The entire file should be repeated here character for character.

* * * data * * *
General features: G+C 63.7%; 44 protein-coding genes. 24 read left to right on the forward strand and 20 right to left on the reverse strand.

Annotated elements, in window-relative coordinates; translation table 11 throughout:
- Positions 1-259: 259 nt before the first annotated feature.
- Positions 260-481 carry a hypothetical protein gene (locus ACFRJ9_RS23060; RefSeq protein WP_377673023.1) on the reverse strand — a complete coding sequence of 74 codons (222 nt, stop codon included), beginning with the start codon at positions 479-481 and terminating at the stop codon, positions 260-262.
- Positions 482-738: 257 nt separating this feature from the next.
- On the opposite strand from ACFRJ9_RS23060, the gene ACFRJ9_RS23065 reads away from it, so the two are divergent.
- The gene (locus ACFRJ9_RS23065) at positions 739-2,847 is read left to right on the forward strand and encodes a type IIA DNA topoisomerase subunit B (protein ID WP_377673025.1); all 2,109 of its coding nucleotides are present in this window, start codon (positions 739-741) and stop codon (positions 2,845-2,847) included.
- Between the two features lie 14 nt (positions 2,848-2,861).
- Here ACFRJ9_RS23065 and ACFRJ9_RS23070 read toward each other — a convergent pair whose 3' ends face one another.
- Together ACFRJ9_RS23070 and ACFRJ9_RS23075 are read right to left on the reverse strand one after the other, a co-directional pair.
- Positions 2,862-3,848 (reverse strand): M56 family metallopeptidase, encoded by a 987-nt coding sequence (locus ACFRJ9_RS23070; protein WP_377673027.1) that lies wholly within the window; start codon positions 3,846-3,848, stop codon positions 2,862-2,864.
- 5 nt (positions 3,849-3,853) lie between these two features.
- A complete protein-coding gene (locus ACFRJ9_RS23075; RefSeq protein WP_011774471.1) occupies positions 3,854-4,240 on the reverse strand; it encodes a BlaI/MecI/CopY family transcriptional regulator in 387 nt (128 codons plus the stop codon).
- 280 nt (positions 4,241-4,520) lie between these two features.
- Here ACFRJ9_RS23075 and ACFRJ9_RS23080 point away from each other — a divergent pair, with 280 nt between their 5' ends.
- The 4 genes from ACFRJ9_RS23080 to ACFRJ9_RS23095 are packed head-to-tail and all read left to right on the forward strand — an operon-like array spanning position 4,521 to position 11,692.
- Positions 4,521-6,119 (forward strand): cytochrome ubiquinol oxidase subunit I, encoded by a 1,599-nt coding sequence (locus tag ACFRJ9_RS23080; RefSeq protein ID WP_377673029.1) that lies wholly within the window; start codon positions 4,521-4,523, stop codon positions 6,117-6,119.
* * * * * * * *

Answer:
General features: G+C 63.7%; 44 protein-coding genes. 24 read left to right on the forward strand and 20 right to left on the reverse strand.

Annotated elements, in window-relative coordinates; translation table 11 throughout:
- Positions 1-259: 259 nt before the first annotated feature.
- Positions 260-481 carry a hypothetical protein gene (locus ACFRJ9_RS23060; RefSeq protein WP_377673023.1) on the reverse strand — a complete coding sequence of 74 codons (222 nt, stop codon included), beginning with the start codon at positions 479-481 and terminating at the stop codon, positions 260-262.
- Positions 482-738: 257 nt separating this feature from the next.
- On the opposite strand from ACFRJ9_RS23060, the gene ACFRJ9_RS23065 reads away from it, so the two are divergent.
- The gene (locus ACFRJ9_RS23065) at positions 739-2,847 is read left to right on the forward strand and encodes a type IIA DNA topoisomerase subunit B (protein ID WP_377673025.1); all 2,109 of its coding nucleotides are present in this window, start codon (positions 739-741) and stop codon (positions 2,845-2,847) included.
- Between the two features lie 14 nt (positions 2,848-2,861).
- Here ACFRJ9_RS23065 and ACFRJ9_RS23070 read toward each other — a convergent pair whose 3' ends face one another.
- Together ACFRJ9_RS23070 and ACFRJ9_RS23075 are read right to left on the reverse strand one after the other, a co-directional pair.
- Positions 2,862-3,848 (reverse strand): M56 family metallopeptidase, encoded by a 987-nt coding sequence (locus ACFRJ9_RS23070; protein WP_377673027.1) that lies wholly within the window; start codon positions 3,846-3,848, stop codon positions 2,862-2,864.
- 5 nt (positions 3,849-3,853) lie between these two features.
- A complete protein-coding gene (locus ACFRJ9_RS23075; RefSeq protein WP_011774471.1) occupies positions 3,854-4,240 on the reverse strand; it encodes a BlaI/MecI/CopY family transcriptional regulator in 387 nt (128 codons plus the stop codon).
- 280 nt (positions 4,241-4,520) lie between these two features.
- Here ACFRJ9_RS23075 and ACFRJ9_RS23080 point away from each other — a divergent pair, with 280 nt between their 5' ends.
- The 4 genes from ACFRJ9_RS23080 to ACFRJ9_RS23095 are packed head-to-tail and all read left to right on the forward strand — an operon-like array spanning position 4,521 to position 11,692.
- Positions 4,521-6,119 (forward strand): cytochrome ubiquinol oxidase subunit I, encoded by a 1,599-nt coding sequence (locus tag ACFRJ9_RS23080; RefSeq protein ID WP_377673029.1) that lies wholly within the window; start codon positions 4,521-4,523, stop codon positions 6,117-6,119.